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When to Follow and When to Fight

Updated: 2017-10-05 14:50:25

Take one person, separate him from everyone else, and he will make some solid, logical decisions. Put the same person in a group of highly influential people, and the decision-maker will become the decision-taker: from following his own ideas to following others'. This is the madness of crowds: people aggregate and lose themselves in the whole emotional vortex they get sucked into.

Popular wisdom says that we should trade against the “crowd”. But who are the parties that can be identified as “the crowd”?


An illustration of “the crowd” from Alessandro Manzoni's The Betrothed.

What is “the crowd”?

The law of an organized, or psychological, crowd is mental unity. The individuals composing the crowd lose their conscious personality under the influence of emotion and are ready to act as one, directed by the low, crowd intelligence.” - T.T. Hoyne

At various times, in various stages of the market movements, the crowd can be made of:

  • Professional hedge fund/prop traders (playing/milking a trend when there is one, or fading range extremes when appropriate)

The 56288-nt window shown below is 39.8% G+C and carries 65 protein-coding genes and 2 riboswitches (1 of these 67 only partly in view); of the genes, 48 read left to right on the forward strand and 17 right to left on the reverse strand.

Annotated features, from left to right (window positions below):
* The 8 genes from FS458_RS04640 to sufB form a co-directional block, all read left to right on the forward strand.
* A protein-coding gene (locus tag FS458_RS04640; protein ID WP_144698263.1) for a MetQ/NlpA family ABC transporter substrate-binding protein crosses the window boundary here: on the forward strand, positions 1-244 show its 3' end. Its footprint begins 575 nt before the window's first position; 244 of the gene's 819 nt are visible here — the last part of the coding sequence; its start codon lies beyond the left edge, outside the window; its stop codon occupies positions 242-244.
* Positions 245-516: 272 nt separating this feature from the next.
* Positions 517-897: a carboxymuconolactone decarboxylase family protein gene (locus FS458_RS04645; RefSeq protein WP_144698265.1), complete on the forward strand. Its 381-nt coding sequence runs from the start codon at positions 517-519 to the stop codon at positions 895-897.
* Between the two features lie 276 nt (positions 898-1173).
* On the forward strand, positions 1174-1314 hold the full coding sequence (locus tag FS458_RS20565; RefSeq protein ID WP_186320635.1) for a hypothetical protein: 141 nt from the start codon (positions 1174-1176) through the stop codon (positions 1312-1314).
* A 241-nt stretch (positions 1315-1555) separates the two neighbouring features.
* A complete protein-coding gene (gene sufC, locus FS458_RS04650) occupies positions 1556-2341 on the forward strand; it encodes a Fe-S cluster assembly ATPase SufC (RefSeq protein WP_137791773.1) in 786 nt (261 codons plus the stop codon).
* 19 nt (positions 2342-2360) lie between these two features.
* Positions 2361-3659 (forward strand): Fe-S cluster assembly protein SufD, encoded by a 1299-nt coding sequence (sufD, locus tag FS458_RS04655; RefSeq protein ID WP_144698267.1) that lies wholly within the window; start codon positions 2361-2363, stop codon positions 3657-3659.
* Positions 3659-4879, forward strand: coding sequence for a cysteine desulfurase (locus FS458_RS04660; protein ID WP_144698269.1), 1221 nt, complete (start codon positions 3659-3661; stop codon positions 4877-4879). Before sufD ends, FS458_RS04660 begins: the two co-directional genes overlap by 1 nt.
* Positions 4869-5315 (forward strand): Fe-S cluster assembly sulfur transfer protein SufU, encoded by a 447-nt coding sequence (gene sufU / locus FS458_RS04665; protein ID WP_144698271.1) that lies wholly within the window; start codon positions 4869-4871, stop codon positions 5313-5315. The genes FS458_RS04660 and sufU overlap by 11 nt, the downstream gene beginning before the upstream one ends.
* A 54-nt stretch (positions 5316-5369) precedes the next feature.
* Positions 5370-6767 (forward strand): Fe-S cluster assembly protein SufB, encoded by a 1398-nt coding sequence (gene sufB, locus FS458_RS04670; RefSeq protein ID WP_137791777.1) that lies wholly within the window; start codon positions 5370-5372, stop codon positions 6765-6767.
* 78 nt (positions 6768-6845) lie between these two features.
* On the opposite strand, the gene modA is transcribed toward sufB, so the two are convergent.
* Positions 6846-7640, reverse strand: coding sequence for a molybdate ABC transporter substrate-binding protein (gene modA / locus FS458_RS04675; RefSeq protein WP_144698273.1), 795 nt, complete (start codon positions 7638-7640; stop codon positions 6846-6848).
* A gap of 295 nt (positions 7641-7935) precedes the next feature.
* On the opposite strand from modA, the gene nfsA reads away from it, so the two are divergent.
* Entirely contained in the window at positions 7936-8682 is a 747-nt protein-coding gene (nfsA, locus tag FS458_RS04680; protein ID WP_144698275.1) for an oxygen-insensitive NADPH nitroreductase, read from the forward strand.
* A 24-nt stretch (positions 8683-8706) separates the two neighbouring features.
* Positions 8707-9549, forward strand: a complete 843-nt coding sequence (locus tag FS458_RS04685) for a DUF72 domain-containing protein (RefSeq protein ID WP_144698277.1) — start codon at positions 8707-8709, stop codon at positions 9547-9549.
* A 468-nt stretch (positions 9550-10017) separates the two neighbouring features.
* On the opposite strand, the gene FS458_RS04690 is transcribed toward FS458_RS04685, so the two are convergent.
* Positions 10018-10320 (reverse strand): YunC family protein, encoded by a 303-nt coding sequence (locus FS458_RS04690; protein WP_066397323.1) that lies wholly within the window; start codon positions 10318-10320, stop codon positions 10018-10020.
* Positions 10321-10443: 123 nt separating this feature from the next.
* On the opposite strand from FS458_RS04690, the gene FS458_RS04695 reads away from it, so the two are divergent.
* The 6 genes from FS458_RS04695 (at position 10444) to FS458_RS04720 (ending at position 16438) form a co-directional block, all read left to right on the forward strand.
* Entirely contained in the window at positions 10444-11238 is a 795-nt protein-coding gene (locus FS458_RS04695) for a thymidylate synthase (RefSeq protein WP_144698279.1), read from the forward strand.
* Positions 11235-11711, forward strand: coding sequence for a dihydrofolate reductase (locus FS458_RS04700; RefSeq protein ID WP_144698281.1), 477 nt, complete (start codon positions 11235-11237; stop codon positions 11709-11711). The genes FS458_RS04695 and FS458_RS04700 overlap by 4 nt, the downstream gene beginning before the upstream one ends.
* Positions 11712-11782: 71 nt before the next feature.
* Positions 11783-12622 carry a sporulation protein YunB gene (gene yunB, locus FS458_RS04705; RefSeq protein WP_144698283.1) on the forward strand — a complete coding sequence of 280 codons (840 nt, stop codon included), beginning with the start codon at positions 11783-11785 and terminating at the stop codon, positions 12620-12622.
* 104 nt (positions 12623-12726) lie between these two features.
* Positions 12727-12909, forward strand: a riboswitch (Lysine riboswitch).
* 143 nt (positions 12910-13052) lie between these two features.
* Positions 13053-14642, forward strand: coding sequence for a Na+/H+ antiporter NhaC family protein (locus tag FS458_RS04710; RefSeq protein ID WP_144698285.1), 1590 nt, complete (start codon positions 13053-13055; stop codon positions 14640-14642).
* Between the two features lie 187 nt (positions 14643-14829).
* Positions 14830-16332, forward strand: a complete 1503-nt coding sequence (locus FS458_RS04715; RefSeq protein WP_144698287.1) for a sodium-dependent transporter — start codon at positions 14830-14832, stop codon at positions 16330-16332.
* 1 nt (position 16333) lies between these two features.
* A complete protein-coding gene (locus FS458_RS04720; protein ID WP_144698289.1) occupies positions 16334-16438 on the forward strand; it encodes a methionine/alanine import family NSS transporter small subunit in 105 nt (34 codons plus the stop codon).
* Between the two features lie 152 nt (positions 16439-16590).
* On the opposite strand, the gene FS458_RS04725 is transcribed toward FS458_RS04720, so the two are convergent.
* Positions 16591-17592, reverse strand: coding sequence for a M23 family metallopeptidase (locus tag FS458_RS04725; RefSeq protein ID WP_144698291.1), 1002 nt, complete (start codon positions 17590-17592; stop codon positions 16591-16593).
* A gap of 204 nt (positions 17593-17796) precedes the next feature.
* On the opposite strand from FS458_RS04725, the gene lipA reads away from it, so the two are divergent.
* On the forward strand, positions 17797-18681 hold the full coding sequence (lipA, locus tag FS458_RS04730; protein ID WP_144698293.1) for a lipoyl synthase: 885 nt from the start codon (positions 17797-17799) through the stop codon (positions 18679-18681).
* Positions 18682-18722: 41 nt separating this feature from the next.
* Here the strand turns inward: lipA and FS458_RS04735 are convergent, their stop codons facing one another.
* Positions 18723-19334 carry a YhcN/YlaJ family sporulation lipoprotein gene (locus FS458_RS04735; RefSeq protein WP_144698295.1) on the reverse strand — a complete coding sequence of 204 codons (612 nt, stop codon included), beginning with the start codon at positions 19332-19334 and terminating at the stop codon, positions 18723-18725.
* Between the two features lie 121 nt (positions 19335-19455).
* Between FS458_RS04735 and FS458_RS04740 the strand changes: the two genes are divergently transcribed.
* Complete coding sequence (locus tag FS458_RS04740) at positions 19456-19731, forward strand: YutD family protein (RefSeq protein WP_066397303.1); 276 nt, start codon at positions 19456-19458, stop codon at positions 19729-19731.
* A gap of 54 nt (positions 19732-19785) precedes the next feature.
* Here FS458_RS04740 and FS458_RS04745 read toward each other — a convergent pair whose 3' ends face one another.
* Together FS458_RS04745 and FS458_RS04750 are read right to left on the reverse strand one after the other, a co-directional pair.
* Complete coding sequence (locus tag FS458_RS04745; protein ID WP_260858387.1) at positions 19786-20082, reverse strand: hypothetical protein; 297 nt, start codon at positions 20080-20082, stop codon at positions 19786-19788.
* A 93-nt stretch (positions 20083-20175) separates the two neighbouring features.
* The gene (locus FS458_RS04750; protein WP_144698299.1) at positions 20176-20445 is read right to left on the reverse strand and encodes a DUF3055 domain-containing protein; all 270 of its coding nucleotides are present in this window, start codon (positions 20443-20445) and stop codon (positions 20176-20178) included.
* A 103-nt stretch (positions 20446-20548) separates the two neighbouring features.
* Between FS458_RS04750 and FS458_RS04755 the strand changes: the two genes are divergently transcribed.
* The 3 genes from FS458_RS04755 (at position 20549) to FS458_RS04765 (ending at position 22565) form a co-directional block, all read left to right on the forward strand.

• Retail traders with more or less experience (playing a range whether there is one or not)
  • Large Corporations (hedging their physical positions, hence constantly fading trends)

Popular wisdom says that “the crowd” is wrong at turning points but can be right in the middle. This also means, by definition, that professional trend following traders like funds are part of the crowd at major turning points. So the “crowd” is an entity that changes in composition, depending on where the market is. Oh, and the “crowd” gets the direction right more often than not.

So when people say “you have to trade against the crowd” they are actually being very confusing. Also, it's definitely easier to trade against the less informed part of the crowd (i.e. The retail traders) but where exactly do they “take action”? Of course, we cannot know for certain. So we need to make assumptions.

Here are some assumptions to our “where to be a contrarian” model, which should probably be more appropriately called the “where to trade against the ill-informed trader” model:

  • 1) The common retail trader watches indicators. In particular, it has been studied that an RSI on a 1H chart more or less replicates what an ill-informed trader does.